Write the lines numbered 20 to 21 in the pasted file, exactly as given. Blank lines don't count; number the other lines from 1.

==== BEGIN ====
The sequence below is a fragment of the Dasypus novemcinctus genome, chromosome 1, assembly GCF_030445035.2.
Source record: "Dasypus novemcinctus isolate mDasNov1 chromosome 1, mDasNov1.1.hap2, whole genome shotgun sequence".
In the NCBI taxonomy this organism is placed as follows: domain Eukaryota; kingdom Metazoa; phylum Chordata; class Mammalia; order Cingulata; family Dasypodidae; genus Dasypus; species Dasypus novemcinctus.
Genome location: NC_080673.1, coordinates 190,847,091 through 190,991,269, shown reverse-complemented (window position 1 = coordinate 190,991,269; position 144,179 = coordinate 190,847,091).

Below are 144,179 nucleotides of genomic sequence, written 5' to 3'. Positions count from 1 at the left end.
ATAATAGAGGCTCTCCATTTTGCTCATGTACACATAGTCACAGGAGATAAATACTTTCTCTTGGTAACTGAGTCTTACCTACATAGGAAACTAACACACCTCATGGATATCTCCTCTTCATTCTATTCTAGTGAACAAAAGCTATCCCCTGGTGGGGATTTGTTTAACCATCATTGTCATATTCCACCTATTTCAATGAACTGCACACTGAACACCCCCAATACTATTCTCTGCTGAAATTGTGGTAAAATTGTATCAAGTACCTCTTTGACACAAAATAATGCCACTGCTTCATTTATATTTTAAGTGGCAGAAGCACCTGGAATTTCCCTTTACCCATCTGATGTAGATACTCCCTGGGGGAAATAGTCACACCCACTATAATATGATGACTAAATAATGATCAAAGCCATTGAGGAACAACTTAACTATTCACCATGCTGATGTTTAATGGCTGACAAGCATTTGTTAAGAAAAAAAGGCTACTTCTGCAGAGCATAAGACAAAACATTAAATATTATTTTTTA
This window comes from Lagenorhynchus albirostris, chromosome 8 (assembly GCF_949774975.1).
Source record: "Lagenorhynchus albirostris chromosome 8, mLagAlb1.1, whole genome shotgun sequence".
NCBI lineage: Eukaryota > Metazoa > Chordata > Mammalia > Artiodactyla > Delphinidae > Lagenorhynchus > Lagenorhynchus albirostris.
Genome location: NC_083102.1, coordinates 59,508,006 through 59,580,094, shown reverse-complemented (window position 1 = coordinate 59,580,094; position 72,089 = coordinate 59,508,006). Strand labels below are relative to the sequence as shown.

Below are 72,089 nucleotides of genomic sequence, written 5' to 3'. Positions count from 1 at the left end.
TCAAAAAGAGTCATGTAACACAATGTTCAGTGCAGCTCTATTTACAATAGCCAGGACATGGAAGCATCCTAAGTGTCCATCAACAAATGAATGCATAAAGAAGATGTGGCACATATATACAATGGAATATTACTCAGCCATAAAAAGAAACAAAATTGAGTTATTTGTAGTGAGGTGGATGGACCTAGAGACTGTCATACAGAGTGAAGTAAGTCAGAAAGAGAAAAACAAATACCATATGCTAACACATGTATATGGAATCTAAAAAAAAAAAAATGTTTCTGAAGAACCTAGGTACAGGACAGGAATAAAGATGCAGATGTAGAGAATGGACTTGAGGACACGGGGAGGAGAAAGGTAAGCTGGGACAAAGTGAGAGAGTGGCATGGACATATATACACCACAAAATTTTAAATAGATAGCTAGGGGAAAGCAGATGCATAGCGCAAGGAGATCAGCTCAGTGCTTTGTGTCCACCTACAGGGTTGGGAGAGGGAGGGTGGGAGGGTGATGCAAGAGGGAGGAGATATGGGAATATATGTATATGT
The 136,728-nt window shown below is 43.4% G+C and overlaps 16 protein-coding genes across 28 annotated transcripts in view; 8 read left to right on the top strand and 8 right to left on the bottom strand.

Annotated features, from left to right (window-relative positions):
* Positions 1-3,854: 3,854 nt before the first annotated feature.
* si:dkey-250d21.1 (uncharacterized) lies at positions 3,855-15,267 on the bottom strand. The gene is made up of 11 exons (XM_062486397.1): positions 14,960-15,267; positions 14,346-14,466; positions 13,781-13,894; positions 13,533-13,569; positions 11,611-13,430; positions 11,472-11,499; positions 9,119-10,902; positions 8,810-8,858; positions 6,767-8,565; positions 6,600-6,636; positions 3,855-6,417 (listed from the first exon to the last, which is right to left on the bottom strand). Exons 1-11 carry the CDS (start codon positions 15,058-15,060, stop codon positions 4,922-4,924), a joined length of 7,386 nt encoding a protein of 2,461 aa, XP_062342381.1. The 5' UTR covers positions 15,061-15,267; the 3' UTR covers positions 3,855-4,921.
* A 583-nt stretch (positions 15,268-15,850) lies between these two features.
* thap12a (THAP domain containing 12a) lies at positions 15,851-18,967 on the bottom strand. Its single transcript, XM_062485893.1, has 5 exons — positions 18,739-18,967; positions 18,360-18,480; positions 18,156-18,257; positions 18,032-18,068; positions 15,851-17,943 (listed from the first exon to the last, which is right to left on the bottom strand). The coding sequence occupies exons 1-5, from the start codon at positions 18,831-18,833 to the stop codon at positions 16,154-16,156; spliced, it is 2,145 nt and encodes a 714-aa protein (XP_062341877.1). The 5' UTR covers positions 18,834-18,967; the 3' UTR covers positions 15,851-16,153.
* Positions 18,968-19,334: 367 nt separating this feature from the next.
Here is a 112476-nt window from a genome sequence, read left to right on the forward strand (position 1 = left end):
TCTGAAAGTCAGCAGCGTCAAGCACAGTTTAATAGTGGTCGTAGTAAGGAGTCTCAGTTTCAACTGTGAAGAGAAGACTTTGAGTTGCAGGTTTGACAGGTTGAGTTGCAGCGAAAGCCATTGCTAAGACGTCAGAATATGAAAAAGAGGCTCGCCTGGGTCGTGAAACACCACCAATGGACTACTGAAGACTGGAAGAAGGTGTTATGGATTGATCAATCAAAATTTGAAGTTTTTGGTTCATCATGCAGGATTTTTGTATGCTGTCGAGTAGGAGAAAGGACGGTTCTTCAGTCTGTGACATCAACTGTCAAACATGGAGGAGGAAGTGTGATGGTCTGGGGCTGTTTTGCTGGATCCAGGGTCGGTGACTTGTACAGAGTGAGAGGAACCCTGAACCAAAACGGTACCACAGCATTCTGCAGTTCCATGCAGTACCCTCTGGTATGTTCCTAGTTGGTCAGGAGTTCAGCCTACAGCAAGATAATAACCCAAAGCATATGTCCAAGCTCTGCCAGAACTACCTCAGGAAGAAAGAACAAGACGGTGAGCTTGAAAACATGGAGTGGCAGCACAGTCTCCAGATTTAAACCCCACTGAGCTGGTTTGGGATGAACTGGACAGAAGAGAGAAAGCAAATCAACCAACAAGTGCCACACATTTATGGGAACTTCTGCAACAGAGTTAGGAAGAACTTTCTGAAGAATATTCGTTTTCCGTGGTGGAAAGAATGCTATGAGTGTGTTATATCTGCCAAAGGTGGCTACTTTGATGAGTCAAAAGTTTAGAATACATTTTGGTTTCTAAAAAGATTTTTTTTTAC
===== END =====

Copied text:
Here is a 112476-nt window from a genome sequence, read left to right on the forward strand (position 1 = left end):
TCTGAAAGTCAGCAGCGTCAAGCACAGTTTAATAGTGGTCGTAGTAAGGAGTCTCAGTTTCAACTGTGAAGAGAAGACTTTGAGTTGCAGGTTTGACAGGTTGAGTTGCAGCGAAAGCCATTGCTAAGACGTCAGAATATGAAAAAGAGGCTCGCCTGGGTCGTGAAACACCACCAATGGACTACTGAAGACTGGAAGAAGGTGTTATGGATTGATCAATCAAAATTTGAAGTTTTTGGTTCATCATGCAGGATTTTTGTATGCTGTCGAGTAGGAGAAAGGACGGTTCTTCAGTCTGTGACATCAACTGTCAAACATGGAGGAGGAAGTGTGATGGTCTGGGGCTGTTTTGCTGGATCCAGGGTCGGTGACTTGTACAGAGTGAGAGGAACCCTGAACCAAAACGGTACCACAGCATTCTGCAGTTCCATGCAGTACCCTCTGGTATGTTCCTAGTTGGTCAGGAGTTCAGCCTACAGCAAGATAATAACCCAAAGCATATGTCCAAGCTCTGCCAGAACTACCTCAGGAAGAAAGAACAAGACGGTGAGCTTGAAAACATGGAGTGGCAGCACAGTCTCCAGATTTAAACCCCACTGAGCTGGTTTGGGATGAACTGGACAGAAGAGAGAAAGCAAATCAACCAACAAGTGCCACACATTTATGGGAACTTCTGCAACAGAGTTAGGAAGAACTTTCTGAAGAATATTCGTTTTCCGTGGTGGAAAGAATGCTATGAGTGTGTTATATCTGCCAAAGGTGGCTACTTTGATGAGTCAAAAGTTTAGAATACATTTTGGTTTCTAAAAAGATTTTTTTTTAC